Madhumita Murgia at the Financial Times: “For many outside the tech world, “data” means soulless numbers. Perhaps it causes their eyes to glaze over with boredom. Whereas for computer scientists, data means rows upon rows of rich raw matter, there to be manipulated.
Yet the siren call of “big data” has been more muted recently. There is a dawning recognition that, in tech such as artificial intelligence, “data” equals human beings.
AI-driven algorithms are increasingly impinging upon our everyday lives. They assist in making decisions across a spectrum that ranges from advertising products to diagnosing medical conditions. It’s already clear that the impact of such systems cannot be understood simply by examining the underlying code or even the data used to build them. We must look to people for answers as well.
Two recent studies do exactly that. The first is an Ipsos Mori survey of more than 19,000 people across 28 countries on public attitudes to AI, the second a University of Tokyo study investigating Japanese people’s views on the morals and ethics of AI usage. By inviting those with lived experiences to participate, both capture the mood among those researching the impact of artificial intelligence.
The Ipsos Mori survey found that 60 per cent of adults expect that products and services using AI will profoundly change their daily lives in the next three to five years. Latin Americans in particular think AI will trigger changes in social needs such as education and employment, while Chinese respondents were most likely to believe it would change transportation and their homes.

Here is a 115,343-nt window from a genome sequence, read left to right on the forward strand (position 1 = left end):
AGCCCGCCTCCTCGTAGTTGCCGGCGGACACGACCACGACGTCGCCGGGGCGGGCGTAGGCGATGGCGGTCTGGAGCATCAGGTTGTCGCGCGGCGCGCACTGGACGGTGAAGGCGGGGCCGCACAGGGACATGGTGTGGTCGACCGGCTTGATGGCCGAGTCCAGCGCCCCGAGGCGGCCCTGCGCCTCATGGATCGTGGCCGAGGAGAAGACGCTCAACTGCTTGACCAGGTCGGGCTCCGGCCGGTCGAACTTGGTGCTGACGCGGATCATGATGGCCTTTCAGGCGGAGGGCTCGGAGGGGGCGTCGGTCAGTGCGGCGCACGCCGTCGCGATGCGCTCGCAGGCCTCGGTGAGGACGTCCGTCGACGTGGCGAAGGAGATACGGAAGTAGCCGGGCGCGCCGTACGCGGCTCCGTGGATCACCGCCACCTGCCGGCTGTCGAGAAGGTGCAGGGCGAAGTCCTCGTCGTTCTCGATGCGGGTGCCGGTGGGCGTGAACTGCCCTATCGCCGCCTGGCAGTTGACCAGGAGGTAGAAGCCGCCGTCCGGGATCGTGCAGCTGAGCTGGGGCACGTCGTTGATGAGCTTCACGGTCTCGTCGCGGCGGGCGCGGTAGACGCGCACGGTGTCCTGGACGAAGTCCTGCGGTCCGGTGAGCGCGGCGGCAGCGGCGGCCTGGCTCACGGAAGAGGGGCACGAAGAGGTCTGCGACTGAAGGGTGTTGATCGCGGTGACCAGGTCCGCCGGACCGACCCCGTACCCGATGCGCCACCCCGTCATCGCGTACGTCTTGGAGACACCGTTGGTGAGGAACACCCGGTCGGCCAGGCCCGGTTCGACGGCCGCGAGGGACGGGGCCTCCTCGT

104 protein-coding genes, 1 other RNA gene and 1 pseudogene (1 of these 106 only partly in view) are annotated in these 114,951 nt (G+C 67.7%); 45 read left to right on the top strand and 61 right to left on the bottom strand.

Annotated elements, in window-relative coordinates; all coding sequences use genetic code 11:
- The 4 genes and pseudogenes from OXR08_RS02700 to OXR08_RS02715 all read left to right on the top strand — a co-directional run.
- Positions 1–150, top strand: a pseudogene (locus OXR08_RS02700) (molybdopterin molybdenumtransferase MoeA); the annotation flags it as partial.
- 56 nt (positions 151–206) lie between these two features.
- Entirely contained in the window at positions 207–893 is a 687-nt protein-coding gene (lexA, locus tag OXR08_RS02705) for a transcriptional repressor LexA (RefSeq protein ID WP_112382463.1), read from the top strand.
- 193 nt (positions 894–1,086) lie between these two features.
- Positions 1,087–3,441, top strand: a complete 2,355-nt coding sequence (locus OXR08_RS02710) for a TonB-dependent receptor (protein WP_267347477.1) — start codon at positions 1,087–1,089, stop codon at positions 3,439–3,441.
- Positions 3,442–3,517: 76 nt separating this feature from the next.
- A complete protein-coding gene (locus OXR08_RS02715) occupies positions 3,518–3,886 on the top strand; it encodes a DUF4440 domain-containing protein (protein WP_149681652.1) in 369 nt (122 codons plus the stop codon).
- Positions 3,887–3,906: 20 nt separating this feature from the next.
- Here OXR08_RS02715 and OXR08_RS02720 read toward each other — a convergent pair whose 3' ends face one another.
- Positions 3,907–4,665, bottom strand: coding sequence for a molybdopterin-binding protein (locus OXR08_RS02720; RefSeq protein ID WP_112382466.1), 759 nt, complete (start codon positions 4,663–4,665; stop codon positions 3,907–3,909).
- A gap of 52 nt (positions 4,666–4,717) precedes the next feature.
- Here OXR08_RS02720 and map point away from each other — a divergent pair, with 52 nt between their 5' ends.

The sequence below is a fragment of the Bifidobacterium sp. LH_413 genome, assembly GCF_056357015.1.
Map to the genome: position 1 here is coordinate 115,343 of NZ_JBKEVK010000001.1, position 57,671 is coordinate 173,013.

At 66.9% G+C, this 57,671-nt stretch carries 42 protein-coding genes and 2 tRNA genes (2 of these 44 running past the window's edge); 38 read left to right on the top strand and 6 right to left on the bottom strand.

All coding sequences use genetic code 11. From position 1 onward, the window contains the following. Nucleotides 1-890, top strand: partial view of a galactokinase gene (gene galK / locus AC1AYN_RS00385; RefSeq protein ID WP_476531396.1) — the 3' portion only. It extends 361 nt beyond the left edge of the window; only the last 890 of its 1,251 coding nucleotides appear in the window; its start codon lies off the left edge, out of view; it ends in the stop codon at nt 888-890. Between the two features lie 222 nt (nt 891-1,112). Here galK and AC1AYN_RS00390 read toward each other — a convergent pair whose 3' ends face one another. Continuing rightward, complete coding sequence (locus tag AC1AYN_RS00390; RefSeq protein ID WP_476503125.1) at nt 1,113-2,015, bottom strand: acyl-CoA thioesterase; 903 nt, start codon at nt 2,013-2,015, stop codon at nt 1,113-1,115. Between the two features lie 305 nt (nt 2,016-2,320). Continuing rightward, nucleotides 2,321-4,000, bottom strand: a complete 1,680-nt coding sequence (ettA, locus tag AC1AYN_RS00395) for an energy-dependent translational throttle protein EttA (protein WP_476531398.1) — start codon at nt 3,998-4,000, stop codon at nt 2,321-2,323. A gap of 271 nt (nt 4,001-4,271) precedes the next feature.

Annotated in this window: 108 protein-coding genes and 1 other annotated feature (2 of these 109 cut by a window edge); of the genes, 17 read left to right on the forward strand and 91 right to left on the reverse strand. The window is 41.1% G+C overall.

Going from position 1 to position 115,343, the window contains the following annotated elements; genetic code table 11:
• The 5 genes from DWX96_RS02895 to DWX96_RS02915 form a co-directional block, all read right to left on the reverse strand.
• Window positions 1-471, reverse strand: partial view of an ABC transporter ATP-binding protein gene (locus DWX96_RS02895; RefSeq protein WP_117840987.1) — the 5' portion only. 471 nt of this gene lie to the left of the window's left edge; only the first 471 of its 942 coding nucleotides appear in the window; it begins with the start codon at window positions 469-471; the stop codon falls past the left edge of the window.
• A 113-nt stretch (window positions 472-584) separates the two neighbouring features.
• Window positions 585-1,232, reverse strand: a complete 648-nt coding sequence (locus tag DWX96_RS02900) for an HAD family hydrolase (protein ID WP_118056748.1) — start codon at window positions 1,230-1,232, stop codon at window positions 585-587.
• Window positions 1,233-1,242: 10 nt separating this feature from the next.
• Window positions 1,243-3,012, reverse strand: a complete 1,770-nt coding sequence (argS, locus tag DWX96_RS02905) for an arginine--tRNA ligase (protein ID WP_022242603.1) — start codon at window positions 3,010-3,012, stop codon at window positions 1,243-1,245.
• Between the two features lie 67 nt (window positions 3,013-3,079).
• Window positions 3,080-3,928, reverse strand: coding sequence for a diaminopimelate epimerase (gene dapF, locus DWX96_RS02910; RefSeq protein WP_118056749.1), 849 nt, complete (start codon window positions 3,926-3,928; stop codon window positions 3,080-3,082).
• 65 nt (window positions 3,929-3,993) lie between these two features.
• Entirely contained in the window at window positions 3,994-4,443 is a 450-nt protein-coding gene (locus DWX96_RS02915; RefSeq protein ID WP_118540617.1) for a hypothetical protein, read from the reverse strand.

The geographic and demographic differences in both surveys are revealing. Globally, about half said AI technology has more benefits than drawbacks, while two-thirds felt gloomy about its impact on their individual freedom and legal rights. But figures for different countries show a significant split within this. Citizens from the “global south”, a catch-all term for non-western countries, were much more likely to “have a positive outlook on the impact of AI-powered products and services in their lives”. Large majorities in China (76 per cent) and India (68 per cent) said they trusted AI companies. In contrast, only 35 per cent in the UK, France and US expressed similar trust.
In the University of Tokyo study, researchers discovered that women, older people and those with more subject knowledge were most wary of the risks of AI, perhaps an indicator of their own experiences with these systems. The Japanese mathematician Noriko Arai has, for instance, written about sexist and gender stereotypes encoded into “female” carer and receptionist robots in Japan.
The surveys underline the importance of AI designers recognising that we don’t all belong to one homogenous population, with the same understanding of the world. But they’re less insightful about why differences exist….(More)”.